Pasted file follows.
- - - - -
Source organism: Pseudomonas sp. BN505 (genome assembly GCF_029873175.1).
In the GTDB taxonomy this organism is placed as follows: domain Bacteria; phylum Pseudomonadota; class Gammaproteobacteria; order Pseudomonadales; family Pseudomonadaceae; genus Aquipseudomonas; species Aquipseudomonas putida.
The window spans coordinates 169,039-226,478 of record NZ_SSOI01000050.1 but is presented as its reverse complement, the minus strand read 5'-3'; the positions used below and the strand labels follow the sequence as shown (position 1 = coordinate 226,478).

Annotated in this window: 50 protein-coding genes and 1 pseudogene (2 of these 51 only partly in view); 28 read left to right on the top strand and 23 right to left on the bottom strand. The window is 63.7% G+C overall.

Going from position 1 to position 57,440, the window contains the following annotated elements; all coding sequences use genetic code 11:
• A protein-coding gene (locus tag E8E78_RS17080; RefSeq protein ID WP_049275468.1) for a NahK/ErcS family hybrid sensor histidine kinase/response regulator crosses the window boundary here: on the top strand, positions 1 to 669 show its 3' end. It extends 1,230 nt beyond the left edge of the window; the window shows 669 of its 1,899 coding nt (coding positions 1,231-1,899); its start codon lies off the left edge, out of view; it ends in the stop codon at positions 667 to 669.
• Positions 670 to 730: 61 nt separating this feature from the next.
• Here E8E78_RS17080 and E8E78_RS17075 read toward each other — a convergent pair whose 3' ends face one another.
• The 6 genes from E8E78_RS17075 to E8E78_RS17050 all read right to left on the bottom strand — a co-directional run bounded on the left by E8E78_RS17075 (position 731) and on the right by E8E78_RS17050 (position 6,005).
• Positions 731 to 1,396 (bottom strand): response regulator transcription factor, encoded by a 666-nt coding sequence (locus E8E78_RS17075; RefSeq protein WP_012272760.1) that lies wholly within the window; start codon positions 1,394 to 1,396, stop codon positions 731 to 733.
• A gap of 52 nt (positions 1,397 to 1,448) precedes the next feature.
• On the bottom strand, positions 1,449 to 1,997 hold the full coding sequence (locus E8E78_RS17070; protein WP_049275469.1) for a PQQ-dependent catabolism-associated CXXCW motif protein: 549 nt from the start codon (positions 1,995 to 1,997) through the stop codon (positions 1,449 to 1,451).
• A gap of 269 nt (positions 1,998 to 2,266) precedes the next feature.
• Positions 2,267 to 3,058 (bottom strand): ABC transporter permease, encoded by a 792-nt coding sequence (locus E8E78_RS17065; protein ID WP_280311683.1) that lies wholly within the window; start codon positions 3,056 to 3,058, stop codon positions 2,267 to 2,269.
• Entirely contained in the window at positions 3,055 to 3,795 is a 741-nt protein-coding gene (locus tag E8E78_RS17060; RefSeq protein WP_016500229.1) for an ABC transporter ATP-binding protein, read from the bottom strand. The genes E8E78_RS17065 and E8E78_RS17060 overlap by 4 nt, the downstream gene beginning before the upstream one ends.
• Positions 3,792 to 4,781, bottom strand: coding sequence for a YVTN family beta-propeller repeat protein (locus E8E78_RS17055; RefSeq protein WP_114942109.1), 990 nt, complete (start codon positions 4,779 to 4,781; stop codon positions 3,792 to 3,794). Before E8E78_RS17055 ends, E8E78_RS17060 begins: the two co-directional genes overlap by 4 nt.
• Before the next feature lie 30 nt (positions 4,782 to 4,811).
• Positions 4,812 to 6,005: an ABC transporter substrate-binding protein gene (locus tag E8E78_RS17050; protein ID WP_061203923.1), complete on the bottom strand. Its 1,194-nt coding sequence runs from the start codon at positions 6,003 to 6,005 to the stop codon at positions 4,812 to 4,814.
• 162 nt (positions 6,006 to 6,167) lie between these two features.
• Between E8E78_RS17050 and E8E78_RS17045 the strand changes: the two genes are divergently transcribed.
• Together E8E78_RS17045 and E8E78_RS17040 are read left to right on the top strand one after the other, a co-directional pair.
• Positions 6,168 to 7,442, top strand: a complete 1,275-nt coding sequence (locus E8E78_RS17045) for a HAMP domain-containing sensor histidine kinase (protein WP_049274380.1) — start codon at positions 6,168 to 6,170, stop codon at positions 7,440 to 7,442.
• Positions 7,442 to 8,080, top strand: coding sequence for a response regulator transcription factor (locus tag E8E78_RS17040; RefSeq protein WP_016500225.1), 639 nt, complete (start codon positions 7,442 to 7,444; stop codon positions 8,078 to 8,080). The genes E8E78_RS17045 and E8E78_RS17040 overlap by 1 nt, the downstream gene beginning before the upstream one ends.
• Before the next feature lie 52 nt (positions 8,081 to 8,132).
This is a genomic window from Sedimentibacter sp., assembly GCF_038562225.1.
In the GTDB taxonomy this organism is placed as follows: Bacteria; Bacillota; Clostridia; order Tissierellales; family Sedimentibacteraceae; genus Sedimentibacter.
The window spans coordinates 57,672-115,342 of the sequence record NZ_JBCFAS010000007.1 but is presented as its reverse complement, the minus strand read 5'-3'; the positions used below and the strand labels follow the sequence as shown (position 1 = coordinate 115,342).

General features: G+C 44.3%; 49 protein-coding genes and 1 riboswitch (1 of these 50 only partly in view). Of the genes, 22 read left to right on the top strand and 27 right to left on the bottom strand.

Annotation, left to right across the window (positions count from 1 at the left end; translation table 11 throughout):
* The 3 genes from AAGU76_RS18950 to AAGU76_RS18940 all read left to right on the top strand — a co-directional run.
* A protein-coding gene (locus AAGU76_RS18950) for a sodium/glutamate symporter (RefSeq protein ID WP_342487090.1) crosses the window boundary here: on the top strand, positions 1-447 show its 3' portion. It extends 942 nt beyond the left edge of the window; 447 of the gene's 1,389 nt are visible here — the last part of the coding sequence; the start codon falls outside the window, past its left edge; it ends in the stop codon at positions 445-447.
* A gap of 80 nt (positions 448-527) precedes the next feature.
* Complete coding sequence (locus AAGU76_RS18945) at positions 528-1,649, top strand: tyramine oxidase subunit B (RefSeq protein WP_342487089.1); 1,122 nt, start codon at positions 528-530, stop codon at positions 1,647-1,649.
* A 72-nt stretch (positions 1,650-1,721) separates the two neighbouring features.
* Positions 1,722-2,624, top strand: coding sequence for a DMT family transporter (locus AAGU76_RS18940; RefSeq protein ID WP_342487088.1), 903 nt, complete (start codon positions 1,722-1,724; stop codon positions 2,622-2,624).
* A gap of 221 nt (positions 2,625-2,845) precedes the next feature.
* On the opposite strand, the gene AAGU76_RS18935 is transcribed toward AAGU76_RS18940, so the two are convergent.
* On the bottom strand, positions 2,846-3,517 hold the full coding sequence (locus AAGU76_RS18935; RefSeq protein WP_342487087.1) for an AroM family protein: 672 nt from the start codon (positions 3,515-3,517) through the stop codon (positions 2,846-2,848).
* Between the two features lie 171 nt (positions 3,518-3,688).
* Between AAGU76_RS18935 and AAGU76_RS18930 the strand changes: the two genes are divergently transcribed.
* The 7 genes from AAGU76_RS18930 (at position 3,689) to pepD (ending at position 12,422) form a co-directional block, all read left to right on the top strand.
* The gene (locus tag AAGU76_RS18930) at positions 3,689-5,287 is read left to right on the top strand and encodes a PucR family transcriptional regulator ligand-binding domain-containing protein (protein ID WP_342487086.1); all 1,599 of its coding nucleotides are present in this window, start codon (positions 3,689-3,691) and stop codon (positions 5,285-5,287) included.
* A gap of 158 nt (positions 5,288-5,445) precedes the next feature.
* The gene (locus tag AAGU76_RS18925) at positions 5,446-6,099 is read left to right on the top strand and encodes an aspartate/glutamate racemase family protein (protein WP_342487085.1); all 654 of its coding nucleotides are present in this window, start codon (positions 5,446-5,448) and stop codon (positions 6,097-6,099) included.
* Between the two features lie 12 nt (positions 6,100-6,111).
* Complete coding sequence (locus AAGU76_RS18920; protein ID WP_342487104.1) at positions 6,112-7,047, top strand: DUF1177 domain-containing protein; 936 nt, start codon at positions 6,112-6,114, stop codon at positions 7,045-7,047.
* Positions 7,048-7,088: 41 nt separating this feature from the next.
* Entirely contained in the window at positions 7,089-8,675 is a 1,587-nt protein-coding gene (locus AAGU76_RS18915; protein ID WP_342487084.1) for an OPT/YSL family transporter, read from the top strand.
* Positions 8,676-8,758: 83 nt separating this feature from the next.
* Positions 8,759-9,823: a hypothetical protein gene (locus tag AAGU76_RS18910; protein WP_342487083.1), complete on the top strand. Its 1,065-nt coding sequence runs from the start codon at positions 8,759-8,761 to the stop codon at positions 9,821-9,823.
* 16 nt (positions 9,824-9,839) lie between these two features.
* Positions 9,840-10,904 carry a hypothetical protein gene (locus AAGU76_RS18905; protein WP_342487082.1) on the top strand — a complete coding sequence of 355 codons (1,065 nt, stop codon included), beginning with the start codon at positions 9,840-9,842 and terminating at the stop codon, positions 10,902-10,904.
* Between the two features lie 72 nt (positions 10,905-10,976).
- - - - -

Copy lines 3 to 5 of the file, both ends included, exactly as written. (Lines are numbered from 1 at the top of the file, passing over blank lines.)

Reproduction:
The window spans coordinates 169,039-226,478 of record NZ_SSOI01000050.1 but is presented as its reverse complement, the minus strand read 5'-3'; the positions used below and the strand labels follow the sequence as shown (position 1 = coordinate 226,478).

Annotated in this window: 50 protein-coding genes and 1 pseudogene (2 of these 51 only partly in view); 28 read left to right on the top strand and 23 right to left on the bottom strand. The window is 63.7% G+C overall.

Going from position 1 to position 57,440, the window contains the following annotated elements; all coding sequences use genetic code 11: